Nick: Korea’s LGBTQIA community is definitely making progress. I was at Seoul Pride this year and was surprised at the scale of the event. It was held in front of Seoul City Hall, and the number of attendees was way more than I expected — plus, a lot of the attendees weren’t LGBTQIA members themselves, but simply allies who showed up to support.
Despite a large crowd of protesters across the street in traditional Korean clothes singing Christian songs and waving anti-LGBT propaganda signs in our faces, the event went off smoothly. Of particular interest to Seoulbeats readers might be the fact that in the performance lineup were plenty of dance covers of K-pop songs, but I have a feeling that the songs they chose to cover seemed to only be from artists that support the community — at the very least, there was a lot of Shinee and Amber played that day.
Lo: Pop culture has had a major hand in shaping my experiences as a member of the LGBTQIA community, in that most people assume the young bi woman in college is a) saying she’s bi to attract guys who think girl-on-girl is hot, or b) saying she’s bi to appear more interesting and will drop it after graduation.
So as much as pop culture has given the LGBTQIA community more awareness and acceptance than 30 years of protesting, it has some serious downsides if you don’t fit the perceptions that pop culture created, and I feel Hallyu can do the same thing. It can help normalize being LGBTQIA, but for those who don’t match the characters who normalized it, it can lead to rejection inside and outside the community.
For example, I like seeing LGBTQIA characters in dramas. It’s easy to keep that casual homophobia going when there’s nothing to go against it, but well-written characters, such as in Reply 1997, can humanize these abstract ideas. It’s harder to hate something when there’s a face to go with it, and fictional characters can do the job just as well as real people.
Nick: I am all for dramas the portray LGBTQIA characters authentically — which is not too many, sadly. Reply 1997 had a really deep effect on me as a K-pop fan and as a person. As a gay K-pop fan, it was the first authentic representation I found of myself in K-pop culture.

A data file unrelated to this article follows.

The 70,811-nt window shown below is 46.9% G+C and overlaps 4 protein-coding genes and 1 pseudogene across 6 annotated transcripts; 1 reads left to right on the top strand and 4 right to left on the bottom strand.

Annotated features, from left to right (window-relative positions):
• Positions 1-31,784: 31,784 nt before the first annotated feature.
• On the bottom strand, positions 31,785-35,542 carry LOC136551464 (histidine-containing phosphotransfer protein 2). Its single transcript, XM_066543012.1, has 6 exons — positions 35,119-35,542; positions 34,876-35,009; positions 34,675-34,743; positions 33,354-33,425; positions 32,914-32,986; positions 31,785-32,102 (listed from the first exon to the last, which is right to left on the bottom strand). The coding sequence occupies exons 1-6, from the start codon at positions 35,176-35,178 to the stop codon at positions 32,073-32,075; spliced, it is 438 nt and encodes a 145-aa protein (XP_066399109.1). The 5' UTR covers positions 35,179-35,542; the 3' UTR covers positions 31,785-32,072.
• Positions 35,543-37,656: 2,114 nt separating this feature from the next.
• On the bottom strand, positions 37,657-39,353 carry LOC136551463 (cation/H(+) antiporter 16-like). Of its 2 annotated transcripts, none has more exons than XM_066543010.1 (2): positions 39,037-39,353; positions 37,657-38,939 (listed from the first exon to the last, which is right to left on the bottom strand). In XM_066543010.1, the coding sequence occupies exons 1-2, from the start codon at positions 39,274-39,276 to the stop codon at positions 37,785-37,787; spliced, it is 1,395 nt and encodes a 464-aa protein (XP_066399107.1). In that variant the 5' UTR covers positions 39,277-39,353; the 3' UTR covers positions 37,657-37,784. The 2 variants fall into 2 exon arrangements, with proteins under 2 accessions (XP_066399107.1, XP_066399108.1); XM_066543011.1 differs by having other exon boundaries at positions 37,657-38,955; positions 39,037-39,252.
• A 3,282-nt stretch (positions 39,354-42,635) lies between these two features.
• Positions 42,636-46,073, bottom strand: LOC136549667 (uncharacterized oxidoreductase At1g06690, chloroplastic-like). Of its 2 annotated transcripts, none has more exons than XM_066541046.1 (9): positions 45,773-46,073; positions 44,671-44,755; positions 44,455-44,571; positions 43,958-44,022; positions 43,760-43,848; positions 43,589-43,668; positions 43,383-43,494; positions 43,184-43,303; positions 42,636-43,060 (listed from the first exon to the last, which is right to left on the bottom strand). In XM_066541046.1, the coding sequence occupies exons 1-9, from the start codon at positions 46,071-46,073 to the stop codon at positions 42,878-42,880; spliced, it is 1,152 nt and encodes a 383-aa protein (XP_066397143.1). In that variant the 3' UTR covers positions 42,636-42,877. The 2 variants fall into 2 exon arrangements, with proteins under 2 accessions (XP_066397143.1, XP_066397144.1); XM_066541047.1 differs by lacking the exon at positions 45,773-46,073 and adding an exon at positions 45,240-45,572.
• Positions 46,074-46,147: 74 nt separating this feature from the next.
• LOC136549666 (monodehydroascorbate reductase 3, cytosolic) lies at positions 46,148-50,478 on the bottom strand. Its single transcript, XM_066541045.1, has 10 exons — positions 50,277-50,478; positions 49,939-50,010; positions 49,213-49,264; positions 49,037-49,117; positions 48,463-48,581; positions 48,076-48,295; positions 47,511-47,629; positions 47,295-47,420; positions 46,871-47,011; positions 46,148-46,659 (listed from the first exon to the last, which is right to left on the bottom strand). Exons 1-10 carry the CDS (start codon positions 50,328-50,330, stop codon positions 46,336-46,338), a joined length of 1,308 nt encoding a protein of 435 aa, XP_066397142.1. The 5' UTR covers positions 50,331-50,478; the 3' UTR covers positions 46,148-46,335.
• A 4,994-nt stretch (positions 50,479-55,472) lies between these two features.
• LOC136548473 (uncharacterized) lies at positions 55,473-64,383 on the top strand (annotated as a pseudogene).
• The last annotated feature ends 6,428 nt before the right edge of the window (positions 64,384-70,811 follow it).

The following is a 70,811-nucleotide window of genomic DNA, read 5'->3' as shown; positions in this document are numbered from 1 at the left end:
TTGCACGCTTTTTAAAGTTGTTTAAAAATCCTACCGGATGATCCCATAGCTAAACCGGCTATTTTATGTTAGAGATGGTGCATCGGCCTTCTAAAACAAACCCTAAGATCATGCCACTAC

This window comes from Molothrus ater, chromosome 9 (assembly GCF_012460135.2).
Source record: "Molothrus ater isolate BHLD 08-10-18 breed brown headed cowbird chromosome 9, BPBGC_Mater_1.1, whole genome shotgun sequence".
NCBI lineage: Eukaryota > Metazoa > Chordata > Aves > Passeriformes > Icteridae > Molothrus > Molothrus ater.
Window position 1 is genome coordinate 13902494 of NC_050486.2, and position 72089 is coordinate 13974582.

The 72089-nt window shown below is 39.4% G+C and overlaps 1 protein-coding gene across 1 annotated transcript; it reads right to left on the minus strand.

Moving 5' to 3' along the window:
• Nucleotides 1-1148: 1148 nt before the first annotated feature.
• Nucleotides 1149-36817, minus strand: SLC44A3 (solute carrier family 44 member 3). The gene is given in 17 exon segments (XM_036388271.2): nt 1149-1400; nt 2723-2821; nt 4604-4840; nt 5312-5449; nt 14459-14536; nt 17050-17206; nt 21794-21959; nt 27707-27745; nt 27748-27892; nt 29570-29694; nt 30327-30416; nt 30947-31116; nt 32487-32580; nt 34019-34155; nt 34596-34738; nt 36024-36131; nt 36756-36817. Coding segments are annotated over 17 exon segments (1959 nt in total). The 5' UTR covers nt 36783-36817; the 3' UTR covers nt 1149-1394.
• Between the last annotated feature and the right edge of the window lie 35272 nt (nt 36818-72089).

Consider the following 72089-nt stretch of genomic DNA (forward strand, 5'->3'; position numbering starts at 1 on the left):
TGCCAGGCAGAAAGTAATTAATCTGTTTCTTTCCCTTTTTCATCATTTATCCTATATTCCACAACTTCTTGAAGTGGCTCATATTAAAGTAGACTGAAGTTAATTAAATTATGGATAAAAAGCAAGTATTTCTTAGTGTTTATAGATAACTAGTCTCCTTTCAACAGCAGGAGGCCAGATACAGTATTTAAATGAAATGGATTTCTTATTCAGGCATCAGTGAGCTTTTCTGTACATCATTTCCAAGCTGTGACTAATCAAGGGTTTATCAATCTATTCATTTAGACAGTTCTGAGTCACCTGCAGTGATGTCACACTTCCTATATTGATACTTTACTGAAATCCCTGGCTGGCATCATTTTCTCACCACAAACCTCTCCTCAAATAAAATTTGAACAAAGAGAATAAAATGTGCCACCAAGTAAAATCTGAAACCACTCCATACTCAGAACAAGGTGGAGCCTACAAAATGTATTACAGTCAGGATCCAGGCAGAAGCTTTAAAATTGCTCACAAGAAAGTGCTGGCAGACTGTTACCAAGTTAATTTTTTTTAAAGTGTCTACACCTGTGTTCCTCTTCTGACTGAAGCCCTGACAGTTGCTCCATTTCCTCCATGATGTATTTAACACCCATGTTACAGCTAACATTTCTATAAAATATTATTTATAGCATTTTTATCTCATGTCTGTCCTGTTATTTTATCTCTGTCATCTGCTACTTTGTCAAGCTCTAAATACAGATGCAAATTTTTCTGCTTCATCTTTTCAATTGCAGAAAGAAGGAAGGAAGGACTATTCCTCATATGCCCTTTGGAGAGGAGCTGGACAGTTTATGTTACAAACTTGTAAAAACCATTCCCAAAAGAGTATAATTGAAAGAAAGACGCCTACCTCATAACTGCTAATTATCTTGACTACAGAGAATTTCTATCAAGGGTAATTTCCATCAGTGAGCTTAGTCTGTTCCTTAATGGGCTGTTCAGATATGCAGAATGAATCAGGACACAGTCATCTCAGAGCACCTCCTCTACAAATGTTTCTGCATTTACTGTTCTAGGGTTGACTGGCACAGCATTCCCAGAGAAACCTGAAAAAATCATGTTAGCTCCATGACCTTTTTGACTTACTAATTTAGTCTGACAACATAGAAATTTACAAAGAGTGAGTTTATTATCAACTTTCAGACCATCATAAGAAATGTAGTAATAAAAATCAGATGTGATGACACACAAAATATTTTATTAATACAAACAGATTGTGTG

I identified so intensely with Joon-hee’s struggle in coming out and his relationship dynamics with his friends and love interest. It’s so important for dramas to properly portray this because, especially in South Korea’s current heteronormative society, we have very few role models in media that we can identify with and thus feel normal.
Those gender bender dramas, actually, make me angry. They uphold this idea that heterosexuality is the only possible form of attraction. This trope often involves a woman dressing up as a man, and the man falling in love with the woman, thinking she’s a man — but it’s okay, because she’s really a woman!
No, it’s not okay. This makes it seem like gay people are only confused, and that really, all along, people can only be attracted to people of another gender. The character often goes through some pseudo-questioning phase, which is extremely harmful to real life individuals going through their own phase of questioning their sexuality.
Arnold: LGBTQIA culture and pop culture are like besties, but what I’ve learned is that this relationship can oftentimes be very alienating. I love me some pop culture, but as a gay young adult, it’s frustrating when it’s expected of me to be involved so deeply in all things gay and know about all things pop. What’s important to understand is that however LGBTQIA life and culture is portrayed in the mainstream, it is not and should not be a direct representation of every member of the LGBTQIA community.